An AIDS drug being developed by ViiV Healthcare will get speedier review from the Food and Drug Administration.
A regulatory decision is scheduled for Aug. 17 after ViiV submitted an application on Dec. 17, the London-based company said in a statement today. The FDA gave dolutegravir priority review status, which is granted to drugs that have the potential to offer significant improvement over existing therapies or where no adequate treatment exists, the company said.
ViiV, is a joint venture comprised of three drug firms: GlaxoSmithKline (NYSE:GSK), Pfizer (NYSE:PFE) and Japan’s Shionogi. ViiV maintains its U.S. headquarters at GSK’s campus in Research Triangle Park.
Market approval for dolutegravir could be a major win for ViiV because it could shake up the AIDs drug market. It would challenge the world’s best-selling AIDS medicine, made by Gilead Sciences Inc. The drug, combined with one of ViiV’s older treatments, reduced the HIV virus to undetectable levels in more people than Gilead’s Atripla in a clinical trial released in July. ViiV also submitted an application for European Union approval on Dec. 17.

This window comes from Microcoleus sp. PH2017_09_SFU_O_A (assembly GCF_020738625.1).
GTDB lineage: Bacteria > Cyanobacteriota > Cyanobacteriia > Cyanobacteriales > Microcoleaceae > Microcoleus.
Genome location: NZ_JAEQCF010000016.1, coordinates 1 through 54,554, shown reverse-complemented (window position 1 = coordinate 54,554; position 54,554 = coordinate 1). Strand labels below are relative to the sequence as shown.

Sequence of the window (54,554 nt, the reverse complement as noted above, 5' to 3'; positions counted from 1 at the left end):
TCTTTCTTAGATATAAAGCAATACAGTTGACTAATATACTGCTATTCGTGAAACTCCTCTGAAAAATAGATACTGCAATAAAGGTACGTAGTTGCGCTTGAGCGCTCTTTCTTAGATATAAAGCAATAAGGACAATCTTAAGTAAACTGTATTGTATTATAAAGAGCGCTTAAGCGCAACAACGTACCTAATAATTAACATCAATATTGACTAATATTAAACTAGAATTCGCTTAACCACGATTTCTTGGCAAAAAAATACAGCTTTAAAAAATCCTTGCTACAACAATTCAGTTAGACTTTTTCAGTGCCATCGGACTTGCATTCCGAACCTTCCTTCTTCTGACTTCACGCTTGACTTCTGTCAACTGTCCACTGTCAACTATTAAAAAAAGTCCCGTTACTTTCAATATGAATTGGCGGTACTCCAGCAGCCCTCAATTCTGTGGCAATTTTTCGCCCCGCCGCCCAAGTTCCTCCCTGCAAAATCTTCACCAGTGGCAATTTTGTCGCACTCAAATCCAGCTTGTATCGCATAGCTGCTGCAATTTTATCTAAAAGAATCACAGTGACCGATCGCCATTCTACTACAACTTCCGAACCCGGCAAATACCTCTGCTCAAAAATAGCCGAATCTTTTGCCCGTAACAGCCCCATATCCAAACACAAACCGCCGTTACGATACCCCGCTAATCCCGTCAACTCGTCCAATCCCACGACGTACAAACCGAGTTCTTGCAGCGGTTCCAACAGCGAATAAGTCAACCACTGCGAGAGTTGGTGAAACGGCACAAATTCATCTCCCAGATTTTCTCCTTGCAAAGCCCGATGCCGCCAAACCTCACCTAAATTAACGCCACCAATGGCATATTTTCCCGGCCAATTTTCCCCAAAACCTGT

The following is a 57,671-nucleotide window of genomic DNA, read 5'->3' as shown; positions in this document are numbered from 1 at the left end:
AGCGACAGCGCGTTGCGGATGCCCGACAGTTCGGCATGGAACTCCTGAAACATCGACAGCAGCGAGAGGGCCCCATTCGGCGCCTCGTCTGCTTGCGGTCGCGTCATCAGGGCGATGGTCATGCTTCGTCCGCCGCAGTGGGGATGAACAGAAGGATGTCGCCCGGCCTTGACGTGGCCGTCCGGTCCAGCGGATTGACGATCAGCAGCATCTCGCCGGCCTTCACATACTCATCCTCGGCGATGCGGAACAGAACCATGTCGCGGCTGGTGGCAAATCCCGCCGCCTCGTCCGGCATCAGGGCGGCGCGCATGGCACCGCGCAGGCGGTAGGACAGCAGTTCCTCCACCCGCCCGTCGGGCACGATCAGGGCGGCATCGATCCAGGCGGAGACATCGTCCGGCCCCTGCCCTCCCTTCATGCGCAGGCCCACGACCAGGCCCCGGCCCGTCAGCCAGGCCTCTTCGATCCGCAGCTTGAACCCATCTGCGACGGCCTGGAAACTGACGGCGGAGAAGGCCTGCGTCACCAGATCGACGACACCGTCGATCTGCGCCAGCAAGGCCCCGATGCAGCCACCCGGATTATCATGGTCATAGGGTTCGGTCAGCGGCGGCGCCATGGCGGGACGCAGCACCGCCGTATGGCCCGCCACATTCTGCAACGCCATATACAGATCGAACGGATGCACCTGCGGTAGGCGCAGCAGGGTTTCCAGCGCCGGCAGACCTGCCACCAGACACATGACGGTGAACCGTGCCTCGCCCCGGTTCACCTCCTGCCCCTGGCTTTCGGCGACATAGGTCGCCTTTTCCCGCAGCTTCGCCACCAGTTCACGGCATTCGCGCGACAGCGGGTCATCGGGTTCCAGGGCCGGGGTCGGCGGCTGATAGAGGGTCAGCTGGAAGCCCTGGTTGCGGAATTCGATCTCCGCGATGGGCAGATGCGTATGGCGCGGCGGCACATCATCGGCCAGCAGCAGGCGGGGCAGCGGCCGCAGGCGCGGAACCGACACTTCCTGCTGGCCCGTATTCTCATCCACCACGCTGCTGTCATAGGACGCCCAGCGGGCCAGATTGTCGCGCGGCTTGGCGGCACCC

If approved, dolutegravir would be the second in a new class of HIV medicines called integrase inhibitors that work by blocking HIV’s ability to replicate.
GSK holds the largest stake in ViiV. October, the companies said Shionogi will get a 10 percent stake in ViiV, with GSK owning 76.5 percent and Pfizer 13.5 percent.
(Bloomberg News contributed to this report)